SACRAMENTO, Calif. (Aug. 5, 2014) — A bill that would have extended a provision for the California Department of Transportation to have its total annual paving material tonnage be at least 50-percent rubberized asphalt concrete (RAC) appears to be dead in the California Senate, according to the weekly newsletter CA Tire Bulletin.
Assembly Bill 2658 would have extended the 50-percent RAC requirement from 2015 until 2020. The measure had broad support from the asphalt rubber industry and its associations, as well as environmental groups and at least one labor group, the newsletter said.
However, manufacturers and supporters of “terminal blend” rubberized asphalt—blends that use a fine-mesh rubber powder and generally are mixed in asphalt facilities—opposed the bill.
AB 2658 failed passage in the California Senate Transportation and Housing Committee July 30 on a 4-3 vote.
“Although the bill is technically dead, no bill is really dead until the legislative session is over on Aug. 31,” the newsletter said. “However, given the arcane nature of AB 2658 and the upcoming change in the Senate leadership from Sen. Darrell Steinberg to Sen. Kevin de Leon, we are unlikely to see reconsideration.”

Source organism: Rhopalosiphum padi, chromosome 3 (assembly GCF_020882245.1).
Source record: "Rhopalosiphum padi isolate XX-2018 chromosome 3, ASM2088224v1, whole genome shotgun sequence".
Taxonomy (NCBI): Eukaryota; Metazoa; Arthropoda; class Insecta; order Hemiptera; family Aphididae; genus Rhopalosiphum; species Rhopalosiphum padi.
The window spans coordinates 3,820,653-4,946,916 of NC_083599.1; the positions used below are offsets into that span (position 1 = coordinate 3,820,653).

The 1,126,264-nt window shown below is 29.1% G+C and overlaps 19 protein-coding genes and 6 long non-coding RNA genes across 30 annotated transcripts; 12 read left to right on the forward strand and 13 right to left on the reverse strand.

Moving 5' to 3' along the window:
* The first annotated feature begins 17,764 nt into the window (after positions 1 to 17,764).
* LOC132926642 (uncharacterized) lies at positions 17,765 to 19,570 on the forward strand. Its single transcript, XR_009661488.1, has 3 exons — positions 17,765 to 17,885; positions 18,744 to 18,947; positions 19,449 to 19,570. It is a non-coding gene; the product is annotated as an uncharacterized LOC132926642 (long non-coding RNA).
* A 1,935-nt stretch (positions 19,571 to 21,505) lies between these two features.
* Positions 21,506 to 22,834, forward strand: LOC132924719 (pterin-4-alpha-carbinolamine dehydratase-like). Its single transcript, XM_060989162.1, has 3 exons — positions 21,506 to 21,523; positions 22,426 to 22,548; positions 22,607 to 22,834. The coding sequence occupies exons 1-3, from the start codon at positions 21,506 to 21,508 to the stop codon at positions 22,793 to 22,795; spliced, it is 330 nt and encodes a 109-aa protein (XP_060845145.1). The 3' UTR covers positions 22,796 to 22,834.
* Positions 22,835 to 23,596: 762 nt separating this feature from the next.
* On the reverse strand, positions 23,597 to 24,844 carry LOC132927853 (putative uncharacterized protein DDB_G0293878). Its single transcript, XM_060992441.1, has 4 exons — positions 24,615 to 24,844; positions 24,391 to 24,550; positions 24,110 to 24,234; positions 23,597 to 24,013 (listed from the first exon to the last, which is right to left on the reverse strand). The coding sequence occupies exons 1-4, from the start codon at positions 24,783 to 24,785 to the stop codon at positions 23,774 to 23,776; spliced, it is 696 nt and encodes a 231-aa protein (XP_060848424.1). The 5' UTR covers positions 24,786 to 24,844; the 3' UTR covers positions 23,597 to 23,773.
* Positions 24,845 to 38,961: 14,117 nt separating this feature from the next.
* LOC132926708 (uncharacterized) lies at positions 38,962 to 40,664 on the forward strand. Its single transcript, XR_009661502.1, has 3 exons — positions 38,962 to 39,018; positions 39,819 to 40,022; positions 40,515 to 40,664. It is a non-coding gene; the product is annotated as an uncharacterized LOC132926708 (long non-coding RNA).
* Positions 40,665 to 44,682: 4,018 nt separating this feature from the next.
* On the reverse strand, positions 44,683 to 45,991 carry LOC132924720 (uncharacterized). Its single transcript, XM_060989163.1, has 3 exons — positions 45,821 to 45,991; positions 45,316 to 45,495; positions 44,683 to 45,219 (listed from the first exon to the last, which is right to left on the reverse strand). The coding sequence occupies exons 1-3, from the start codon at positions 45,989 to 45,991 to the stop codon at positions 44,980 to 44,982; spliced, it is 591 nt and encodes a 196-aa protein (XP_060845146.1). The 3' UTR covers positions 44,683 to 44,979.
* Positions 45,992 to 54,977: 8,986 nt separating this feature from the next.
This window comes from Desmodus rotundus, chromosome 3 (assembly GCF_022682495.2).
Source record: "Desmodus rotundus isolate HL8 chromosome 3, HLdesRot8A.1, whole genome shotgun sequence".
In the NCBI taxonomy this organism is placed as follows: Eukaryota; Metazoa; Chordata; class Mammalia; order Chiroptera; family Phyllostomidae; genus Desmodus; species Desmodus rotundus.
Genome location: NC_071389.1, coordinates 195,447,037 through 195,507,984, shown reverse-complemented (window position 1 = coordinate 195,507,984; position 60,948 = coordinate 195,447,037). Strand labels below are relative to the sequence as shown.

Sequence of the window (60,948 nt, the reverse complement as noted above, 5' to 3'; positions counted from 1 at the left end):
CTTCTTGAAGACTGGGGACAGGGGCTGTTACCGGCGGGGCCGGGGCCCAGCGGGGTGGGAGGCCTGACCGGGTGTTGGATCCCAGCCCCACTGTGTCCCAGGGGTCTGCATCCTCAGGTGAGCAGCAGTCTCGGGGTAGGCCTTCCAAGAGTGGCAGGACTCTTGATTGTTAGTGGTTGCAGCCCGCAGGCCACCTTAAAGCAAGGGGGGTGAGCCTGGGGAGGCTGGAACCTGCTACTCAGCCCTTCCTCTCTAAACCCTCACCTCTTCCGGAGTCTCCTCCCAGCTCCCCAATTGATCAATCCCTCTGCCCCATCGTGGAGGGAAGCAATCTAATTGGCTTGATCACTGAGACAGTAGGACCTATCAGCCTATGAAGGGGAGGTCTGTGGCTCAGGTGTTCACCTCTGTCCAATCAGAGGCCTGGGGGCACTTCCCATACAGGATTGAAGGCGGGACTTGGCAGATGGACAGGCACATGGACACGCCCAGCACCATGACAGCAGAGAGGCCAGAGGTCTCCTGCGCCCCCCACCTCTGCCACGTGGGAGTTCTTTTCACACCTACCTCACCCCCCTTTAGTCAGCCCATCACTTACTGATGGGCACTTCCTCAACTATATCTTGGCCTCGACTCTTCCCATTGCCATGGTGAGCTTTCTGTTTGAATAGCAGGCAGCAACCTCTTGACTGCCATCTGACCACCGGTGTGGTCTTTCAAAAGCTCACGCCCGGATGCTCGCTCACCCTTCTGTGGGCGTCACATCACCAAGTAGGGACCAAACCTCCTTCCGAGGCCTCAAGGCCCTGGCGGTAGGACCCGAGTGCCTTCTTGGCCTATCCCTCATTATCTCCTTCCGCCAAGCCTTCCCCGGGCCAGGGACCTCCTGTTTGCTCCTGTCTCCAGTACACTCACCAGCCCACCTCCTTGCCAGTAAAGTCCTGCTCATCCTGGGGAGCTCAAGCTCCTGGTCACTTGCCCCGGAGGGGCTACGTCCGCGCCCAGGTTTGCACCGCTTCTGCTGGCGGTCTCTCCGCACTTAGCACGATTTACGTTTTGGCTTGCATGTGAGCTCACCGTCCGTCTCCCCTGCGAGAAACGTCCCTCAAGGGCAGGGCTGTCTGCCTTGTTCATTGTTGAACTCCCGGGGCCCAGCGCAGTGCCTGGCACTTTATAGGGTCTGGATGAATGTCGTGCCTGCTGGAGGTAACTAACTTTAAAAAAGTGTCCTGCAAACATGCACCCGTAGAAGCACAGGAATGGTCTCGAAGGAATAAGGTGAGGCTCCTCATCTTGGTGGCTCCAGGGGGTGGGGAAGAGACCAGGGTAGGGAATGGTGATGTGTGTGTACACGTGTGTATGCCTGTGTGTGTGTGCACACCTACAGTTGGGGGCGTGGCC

Another tire-related bill, AB 1065, is still alive, the newsletter said. That bill would bring “tire sales only” shops under the jurisdiction of the California Bureau of Automotive Repair and also require that all tire dealers and service providers be capable of installing, activating and calibrating tire pressure monitoring systems.
A hearing on AB 1065 was held Aug. 4 before the California Senate Appropriations Committee.
With the subject of Chinese-sourced tire garnering so much attention, do consumers really care about where their tires come from? How many of your customers ask about the origin of tires they’re buying?
|11 to 20%||
|21 to 35%||
|36 to 60%||
|All of them||
|Total votes: 190|